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Efforts to Investigate and Punish Sexual and Gender-Based Crimes Committed against Rohingya: Evidence Analysis

March 27th, 2024  •  Author:   Independent Investigative Mechanism for Myanmar  •  2 minute read
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Introduction

  1. The United Nations Independent Investigative Mechanism for Myanmar (“IIMM” or “Mechanism”) was established by the UN Human Rights Council resolution 39/2 in September 2018 with a mandate to collect and analyse evidence of the most serious international crimes and violations of international law committed in Myanmar since 2011 and to prepare files to share with national, regional or international courts that may have jurisdiction to prosecute such cases.  In furtherance of its mandate, the Mechanism has collected large quantities of evidence regarding sexual and gender-based crimes (“SGBC”) committed during the 2016 and 2017 clearance operations.
  2. Based on the material collected to date, the Mechanism has prepared the present Analytical Note, which examines evidence of the efforts – or lack of efforts – by the Myanmar authorities to investigate and punish sexual and gender-based crimes committed against Rohingya victims during the 2016 and 2017 clearance operations in northern Rakhine State, Myanmar.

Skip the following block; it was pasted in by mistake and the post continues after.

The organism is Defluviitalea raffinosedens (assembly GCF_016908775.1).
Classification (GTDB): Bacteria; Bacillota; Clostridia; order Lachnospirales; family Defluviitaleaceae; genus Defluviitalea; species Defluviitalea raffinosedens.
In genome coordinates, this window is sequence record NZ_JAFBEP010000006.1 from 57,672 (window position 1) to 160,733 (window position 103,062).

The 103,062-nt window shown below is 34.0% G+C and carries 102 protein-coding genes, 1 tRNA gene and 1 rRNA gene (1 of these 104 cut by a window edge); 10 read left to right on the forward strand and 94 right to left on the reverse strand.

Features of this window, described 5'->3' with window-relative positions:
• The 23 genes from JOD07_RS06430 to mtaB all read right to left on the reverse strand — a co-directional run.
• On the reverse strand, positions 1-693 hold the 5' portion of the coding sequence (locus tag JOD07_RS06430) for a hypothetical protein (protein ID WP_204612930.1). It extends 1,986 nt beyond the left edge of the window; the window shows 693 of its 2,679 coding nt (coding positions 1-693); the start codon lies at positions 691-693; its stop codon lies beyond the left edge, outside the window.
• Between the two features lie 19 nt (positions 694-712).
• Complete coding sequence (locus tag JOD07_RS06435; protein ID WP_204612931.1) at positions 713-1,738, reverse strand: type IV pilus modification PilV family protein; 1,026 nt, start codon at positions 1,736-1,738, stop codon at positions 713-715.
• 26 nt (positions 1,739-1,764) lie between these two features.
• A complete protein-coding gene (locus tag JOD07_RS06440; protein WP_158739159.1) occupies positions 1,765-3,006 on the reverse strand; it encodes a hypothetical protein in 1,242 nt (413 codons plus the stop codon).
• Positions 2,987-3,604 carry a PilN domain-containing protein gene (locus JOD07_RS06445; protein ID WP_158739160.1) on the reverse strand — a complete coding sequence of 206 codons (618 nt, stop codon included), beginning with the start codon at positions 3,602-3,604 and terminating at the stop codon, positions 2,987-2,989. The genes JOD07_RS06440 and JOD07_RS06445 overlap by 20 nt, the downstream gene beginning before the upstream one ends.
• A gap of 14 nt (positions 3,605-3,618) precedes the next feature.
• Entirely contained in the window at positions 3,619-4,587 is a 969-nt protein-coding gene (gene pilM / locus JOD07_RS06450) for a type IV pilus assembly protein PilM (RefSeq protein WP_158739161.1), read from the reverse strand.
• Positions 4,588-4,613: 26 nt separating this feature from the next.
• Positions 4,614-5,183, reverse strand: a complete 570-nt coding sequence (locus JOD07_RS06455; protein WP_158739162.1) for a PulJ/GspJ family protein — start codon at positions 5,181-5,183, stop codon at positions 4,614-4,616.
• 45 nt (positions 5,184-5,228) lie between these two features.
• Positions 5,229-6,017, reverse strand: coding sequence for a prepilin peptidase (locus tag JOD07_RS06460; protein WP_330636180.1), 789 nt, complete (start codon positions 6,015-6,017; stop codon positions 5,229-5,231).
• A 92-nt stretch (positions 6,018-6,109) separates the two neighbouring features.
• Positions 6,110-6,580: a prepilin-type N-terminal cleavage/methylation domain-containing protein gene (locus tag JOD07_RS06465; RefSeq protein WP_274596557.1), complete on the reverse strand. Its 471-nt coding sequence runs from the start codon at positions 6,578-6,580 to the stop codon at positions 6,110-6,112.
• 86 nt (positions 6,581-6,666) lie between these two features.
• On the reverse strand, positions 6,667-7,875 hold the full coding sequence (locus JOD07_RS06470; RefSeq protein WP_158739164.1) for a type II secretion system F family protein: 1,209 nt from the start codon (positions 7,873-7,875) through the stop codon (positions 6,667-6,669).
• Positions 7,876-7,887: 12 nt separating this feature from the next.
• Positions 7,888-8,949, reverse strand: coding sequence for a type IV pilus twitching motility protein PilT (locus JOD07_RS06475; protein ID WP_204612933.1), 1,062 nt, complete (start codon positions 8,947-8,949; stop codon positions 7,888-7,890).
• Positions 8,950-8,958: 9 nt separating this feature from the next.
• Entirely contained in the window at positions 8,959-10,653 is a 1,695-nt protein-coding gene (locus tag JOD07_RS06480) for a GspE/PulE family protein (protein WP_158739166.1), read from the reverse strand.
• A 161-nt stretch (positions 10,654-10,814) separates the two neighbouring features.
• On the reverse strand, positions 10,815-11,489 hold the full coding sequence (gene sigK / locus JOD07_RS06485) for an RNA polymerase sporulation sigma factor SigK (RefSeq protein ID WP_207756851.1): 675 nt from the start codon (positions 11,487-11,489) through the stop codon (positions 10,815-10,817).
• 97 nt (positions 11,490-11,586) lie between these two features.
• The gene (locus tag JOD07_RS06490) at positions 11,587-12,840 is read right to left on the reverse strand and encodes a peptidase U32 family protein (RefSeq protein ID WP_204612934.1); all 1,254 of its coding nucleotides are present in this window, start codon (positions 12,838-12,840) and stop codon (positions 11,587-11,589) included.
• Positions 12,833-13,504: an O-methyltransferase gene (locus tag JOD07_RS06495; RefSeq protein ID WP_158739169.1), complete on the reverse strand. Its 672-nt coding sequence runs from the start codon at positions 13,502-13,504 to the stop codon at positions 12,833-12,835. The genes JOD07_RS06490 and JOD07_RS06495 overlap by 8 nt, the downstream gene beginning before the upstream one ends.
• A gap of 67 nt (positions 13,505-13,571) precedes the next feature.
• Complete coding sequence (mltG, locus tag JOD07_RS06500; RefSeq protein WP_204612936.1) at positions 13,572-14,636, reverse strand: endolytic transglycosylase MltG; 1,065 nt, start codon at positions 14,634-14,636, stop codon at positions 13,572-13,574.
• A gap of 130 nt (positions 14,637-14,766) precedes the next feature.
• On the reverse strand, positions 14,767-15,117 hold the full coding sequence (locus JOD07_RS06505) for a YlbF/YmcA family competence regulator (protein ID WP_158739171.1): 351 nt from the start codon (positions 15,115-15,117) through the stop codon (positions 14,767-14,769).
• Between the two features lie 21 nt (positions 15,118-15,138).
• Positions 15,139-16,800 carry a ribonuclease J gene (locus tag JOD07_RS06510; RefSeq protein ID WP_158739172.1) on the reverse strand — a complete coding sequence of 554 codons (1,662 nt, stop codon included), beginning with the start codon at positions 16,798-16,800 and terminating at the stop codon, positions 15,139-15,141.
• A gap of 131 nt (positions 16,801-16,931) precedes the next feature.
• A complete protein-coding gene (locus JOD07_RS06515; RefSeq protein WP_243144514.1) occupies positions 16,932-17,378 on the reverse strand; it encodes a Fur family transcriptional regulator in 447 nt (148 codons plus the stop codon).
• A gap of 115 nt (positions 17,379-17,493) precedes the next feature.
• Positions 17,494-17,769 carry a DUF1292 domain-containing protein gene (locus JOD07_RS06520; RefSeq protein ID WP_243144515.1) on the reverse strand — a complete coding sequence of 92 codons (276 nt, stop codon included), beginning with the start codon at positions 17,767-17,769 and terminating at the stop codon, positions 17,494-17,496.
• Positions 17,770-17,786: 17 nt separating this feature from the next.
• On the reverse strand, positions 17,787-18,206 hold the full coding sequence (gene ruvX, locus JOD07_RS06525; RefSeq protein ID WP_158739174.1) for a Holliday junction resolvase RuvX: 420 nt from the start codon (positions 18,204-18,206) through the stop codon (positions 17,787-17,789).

3. Under international law, Myanmar has obligations to investigate and punish crimes, including SGBC. International law also places and obligation upon those persons with authority over military forces to take all necessary and reasonable steps required to investigate and punish crimes by their subordinates. Jurisprudence from international courts also recognizes that rape can constitute and underlying act of genocide as it inflicts severe bodily or mental harm, can be a condition of life designed to bring about the destruction of a group, and can be a measure intended to prevent births. Therefore, the failure to investigate and punish such crimes could amount to a violation of the obligations of parties to the Convention on the Prevention and Punishment of Genocide. The conduct of State organs, institutions, and State officials acting in their official capacity are attributable to the State.

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